I arrived at the zoo and got to the ticket booth, only to find that they are not in fact open on Monday. I appeared stranded, and prepared to try to either find my way to a bus stop or ask one of the military guards nearby where to catch the bus (which would have been difficult since I don't know the word for "bus" in Portuguese). There was a woman near the ticket booth with her two children. She spoke English, and had forgotten that the zoo was closed on Monday. Not only that, but her sister-in-law lives in Chapel Hill! She very kindly gave me a ride, and though she at first planned on dropping me at the nearest bus stop, ended up taking me almost all the way back to the Hostel. The whole experience was completely surreal.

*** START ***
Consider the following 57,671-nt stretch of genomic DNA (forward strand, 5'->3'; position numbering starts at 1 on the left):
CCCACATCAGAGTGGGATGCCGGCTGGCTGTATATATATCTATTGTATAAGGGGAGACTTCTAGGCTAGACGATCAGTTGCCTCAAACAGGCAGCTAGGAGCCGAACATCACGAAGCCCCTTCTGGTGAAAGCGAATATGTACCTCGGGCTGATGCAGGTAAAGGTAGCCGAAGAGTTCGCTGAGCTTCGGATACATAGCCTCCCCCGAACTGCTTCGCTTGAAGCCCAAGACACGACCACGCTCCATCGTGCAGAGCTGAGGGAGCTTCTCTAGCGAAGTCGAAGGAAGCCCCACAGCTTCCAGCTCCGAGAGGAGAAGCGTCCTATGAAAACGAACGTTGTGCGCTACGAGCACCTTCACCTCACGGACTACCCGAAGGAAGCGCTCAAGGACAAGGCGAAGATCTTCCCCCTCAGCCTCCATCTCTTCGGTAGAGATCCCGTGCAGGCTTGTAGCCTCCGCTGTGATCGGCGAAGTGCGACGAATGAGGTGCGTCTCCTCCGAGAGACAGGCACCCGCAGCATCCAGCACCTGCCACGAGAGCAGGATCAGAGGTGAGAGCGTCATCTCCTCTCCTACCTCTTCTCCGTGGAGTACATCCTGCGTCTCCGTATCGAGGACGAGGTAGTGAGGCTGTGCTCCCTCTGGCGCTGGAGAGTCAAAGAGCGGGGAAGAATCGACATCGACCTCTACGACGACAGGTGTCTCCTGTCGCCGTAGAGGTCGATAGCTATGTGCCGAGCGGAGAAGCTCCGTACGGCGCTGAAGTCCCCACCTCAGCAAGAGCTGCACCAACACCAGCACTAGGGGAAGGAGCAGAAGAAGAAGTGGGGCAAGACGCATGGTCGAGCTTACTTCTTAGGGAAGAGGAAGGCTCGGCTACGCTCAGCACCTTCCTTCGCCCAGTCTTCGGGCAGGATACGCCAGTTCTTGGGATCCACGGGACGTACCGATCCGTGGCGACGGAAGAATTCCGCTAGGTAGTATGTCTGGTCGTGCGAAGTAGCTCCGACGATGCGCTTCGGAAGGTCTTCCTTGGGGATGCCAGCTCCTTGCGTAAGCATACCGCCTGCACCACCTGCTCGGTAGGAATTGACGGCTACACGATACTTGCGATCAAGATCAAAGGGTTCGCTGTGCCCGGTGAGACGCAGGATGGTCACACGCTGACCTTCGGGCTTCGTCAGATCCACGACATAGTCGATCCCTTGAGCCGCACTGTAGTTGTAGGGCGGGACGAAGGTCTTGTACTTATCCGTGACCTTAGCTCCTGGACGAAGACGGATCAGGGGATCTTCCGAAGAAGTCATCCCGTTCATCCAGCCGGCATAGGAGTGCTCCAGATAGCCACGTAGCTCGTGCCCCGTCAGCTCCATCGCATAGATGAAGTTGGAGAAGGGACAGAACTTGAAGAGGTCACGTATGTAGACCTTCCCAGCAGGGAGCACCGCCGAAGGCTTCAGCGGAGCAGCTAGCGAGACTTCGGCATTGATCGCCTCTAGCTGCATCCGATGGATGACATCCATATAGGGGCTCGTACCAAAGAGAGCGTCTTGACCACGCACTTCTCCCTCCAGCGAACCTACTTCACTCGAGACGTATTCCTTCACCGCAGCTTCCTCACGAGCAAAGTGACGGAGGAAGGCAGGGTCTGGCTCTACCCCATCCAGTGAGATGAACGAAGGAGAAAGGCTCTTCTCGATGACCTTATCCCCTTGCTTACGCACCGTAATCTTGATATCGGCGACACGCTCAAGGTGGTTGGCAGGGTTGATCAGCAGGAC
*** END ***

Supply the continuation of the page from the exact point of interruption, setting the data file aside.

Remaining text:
I rounded out the morning by finally visiting the market. All of Manaus often feels like a market with all the street vendors, but this was a particularly large covered structure, with areas for buying meat, fish, crafts, and a food court. I wandered slowly through some other vendor areas outside the market, enjoying the feel of the place, which seems like a cross between Times Square and the North Carolina State Fair, all with an Amazon twist. Many people were gathered for lunch at little open-air restaurants in some of the shopping squares. I was tempted to stop at one of them, but there was a restaurant I had seen several times before near the Hostel and wanted to try. After lunch, I had had my fill of Manaus, and retreated to the Hostel for some internet access and a nap. I'll head out just to get some dinner. A bit later, the same friendly driver who picked me up from the airport will arrive to take me back. It's been a wild day, but I'm strangely at peace with everything that's happened. If relaxing and letting go of attachments and expectations is the purpose of a vacation, then this one has been very successful.